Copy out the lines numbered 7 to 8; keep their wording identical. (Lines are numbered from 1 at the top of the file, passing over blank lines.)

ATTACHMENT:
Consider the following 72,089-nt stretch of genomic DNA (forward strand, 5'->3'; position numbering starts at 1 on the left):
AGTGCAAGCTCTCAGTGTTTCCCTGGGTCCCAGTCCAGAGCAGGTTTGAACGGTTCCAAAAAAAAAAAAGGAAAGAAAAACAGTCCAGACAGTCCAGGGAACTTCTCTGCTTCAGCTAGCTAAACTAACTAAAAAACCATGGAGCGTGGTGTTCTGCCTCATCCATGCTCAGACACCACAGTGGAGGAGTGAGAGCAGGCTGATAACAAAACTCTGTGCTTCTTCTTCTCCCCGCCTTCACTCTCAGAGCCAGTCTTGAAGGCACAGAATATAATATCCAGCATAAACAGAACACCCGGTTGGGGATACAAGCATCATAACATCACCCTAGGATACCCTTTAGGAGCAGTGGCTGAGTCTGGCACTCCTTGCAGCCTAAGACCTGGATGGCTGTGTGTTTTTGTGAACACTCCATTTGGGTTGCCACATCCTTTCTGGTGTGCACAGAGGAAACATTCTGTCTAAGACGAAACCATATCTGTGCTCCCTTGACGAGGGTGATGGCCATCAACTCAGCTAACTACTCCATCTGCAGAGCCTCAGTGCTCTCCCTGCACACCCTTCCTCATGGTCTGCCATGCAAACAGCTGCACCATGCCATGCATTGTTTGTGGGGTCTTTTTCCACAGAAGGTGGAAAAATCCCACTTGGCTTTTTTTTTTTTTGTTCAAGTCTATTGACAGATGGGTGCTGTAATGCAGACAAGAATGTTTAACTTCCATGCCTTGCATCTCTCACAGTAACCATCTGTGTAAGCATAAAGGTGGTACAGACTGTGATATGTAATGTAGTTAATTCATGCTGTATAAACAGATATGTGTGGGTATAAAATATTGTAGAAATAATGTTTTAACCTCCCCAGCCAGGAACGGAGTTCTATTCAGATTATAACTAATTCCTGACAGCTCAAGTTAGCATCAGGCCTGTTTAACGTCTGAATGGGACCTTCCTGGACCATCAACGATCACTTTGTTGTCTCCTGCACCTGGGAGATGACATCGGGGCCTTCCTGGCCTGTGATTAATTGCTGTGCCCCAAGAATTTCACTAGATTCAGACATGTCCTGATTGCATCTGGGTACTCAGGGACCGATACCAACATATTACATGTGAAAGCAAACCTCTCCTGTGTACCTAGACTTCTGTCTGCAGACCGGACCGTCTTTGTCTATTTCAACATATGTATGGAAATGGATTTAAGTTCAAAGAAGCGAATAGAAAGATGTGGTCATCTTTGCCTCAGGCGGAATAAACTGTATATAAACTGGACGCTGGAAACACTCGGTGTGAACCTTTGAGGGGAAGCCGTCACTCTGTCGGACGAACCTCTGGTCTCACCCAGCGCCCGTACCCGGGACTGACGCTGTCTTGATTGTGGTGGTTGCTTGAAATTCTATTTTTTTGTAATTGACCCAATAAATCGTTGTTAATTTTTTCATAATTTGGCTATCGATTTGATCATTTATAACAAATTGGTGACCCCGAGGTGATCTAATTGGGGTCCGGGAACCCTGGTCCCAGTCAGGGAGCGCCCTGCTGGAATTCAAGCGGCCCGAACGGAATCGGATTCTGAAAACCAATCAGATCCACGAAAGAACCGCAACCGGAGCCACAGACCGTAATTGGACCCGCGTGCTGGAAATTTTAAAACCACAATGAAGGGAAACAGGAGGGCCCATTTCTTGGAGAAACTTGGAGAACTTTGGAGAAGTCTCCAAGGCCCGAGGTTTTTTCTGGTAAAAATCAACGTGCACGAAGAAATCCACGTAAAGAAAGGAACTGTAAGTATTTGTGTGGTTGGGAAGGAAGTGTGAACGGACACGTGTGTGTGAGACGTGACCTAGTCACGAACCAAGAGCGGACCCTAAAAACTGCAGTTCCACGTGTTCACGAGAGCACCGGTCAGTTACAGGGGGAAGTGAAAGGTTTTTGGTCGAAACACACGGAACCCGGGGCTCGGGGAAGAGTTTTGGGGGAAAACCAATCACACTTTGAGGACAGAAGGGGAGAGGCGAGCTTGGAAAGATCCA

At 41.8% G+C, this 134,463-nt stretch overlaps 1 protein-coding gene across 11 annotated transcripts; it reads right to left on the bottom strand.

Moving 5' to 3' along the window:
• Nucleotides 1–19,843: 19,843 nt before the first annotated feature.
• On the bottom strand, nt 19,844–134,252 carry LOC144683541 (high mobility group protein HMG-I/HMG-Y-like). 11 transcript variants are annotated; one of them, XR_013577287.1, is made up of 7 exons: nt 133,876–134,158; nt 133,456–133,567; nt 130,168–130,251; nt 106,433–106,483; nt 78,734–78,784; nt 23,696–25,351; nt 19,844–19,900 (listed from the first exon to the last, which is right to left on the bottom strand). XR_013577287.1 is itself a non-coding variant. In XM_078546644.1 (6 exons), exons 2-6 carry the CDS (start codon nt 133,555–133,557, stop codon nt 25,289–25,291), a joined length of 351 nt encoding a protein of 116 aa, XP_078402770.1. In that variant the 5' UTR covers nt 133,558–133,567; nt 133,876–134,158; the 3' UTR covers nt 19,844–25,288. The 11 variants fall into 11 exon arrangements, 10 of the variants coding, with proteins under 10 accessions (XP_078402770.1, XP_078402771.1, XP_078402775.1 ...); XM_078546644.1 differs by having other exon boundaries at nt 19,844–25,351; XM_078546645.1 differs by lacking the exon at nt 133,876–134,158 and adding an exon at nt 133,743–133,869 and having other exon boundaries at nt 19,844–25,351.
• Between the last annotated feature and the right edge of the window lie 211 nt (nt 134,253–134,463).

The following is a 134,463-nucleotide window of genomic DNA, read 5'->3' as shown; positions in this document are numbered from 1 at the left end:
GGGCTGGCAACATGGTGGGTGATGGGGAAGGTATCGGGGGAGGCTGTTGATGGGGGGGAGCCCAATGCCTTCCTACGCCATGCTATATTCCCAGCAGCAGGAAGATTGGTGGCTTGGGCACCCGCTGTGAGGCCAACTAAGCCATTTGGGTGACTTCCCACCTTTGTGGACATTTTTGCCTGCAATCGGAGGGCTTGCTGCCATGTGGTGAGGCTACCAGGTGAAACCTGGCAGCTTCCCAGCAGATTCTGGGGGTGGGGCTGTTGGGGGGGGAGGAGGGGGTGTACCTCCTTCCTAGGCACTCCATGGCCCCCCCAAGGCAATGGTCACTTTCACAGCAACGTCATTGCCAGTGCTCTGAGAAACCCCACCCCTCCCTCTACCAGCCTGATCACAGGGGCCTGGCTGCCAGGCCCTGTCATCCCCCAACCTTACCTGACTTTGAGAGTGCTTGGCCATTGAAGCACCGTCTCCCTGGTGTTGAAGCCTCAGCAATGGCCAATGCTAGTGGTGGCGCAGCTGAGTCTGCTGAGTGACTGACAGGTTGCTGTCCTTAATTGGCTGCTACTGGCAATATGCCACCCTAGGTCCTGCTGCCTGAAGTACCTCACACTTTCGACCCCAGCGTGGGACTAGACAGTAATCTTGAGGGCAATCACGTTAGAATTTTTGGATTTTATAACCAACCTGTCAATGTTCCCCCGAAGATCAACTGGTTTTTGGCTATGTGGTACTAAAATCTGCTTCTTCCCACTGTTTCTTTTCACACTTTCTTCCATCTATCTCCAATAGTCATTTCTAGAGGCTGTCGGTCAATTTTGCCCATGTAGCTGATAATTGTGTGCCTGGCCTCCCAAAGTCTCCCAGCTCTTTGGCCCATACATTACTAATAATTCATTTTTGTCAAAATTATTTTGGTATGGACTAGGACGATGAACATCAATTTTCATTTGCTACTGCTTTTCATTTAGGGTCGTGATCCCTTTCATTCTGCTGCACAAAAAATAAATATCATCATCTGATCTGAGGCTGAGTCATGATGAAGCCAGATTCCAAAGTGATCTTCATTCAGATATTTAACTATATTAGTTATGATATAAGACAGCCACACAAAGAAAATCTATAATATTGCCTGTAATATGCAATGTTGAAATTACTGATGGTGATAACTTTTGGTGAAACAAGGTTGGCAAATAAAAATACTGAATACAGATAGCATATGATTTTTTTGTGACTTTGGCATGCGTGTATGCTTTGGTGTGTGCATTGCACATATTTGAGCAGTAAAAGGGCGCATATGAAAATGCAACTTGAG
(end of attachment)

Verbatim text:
• Between the last annotated feature and the right edge of the window lie 211 nt (nt 134,253–134,463).

The following is a 134,463-nucleotide window of genomic DNA, read 5'->3' as shown; positions in this document are numbered from 1 at the left end: